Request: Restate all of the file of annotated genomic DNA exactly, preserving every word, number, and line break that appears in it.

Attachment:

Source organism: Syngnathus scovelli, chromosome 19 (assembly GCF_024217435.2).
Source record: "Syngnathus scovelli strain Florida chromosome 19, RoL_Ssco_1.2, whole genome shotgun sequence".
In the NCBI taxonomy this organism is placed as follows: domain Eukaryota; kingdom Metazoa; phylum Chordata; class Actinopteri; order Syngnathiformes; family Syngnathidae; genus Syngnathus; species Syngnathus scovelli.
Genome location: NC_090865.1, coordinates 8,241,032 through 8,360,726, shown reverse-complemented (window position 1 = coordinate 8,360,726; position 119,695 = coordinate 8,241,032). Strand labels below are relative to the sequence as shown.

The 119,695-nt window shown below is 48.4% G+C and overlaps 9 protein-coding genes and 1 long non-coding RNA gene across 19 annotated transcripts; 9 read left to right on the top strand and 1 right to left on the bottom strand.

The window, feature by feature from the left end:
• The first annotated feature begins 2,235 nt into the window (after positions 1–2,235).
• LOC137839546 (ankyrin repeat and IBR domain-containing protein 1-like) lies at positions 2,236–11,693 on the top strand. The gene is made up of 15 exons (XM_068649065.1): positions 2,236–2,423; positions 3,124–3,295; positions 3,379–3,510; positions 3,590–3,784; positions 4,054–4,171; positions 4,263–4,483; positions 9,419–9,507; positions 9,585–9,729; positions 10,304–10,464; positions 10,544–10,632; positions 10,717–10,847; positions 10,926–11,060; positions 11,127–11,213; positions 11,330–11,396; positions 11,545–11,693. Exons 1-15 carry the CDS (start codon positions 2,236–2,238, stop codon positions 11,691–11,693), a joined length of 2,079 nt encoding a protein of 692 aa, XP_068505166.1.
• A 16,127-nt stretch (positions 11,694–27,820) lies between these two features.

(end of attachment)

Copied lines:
Source organism: Syngnathus scovelli, chromosome 19 (assembly GCF_024217435.2).
Source record: "Syngnathus scovelli strain Florida chromosome 19, RoL_Ssco_1.2, whole genome shotgun sequence".
In the NCBI taxonomy this organism is placed as follows: domain Eukaryota; kingdom Metazoa; phylum Chordata; class Actinopteri; order Syngnathiformes; family Syngnathidae; genus Syngnathus; species Syngnathus scovelli.
Genome location: NC_090865.1, coordinates 8,241,032 through 8,360,726, shown reverse-complemented (window position 1 = coordinate 8,360,726; position 119,695 = coordinate 8,241,032). Strand labels below are relative to the sequence as shown.

The 119,695-nt window shown below is 48.4% G+C and overlaps 9 protein-coding genes and 1 long non-coding RNA gene across 19 annotated transcripts; 9 read left to right on the top strand and 1 right to left on the bottom strand.

The window, feature by feature from the left end:
• The first annotated feature begins 2,235 nt into the window (after positions 1–2,235).
• LOC137839546 (ankyrin repeat and IBR domain-containing protein 1-like) lies at positions 2,236–11,693 on the top strand. The gene is made up of 15 exons (XM_068649065.1): positions 2,236–2,423; positions 3,124–3,295; positions 3,379–3,510; positions 3,590–3,784; positions 4,054–4,171; positions 4,263–4,483; positions 9,419–9,507; positions 9,585–9,729; positions 10,304–10,464; positions 10,544–10,632; positions 10,717–10,847; positions 10,926–11,060; positions 11,127–11,213; positions 11,330–11,396; positions 11,545–11,693. Exons 1-15 carry the CDS (start codon positions 2,236–2,238, stop codon positions 11,691–11,693), a joined length of 2,079 nt encoding a protein of 692 aa, XP_068505166.1.
• A 16,127-nt stretch (positions 11,694–27,820) lies between these two features.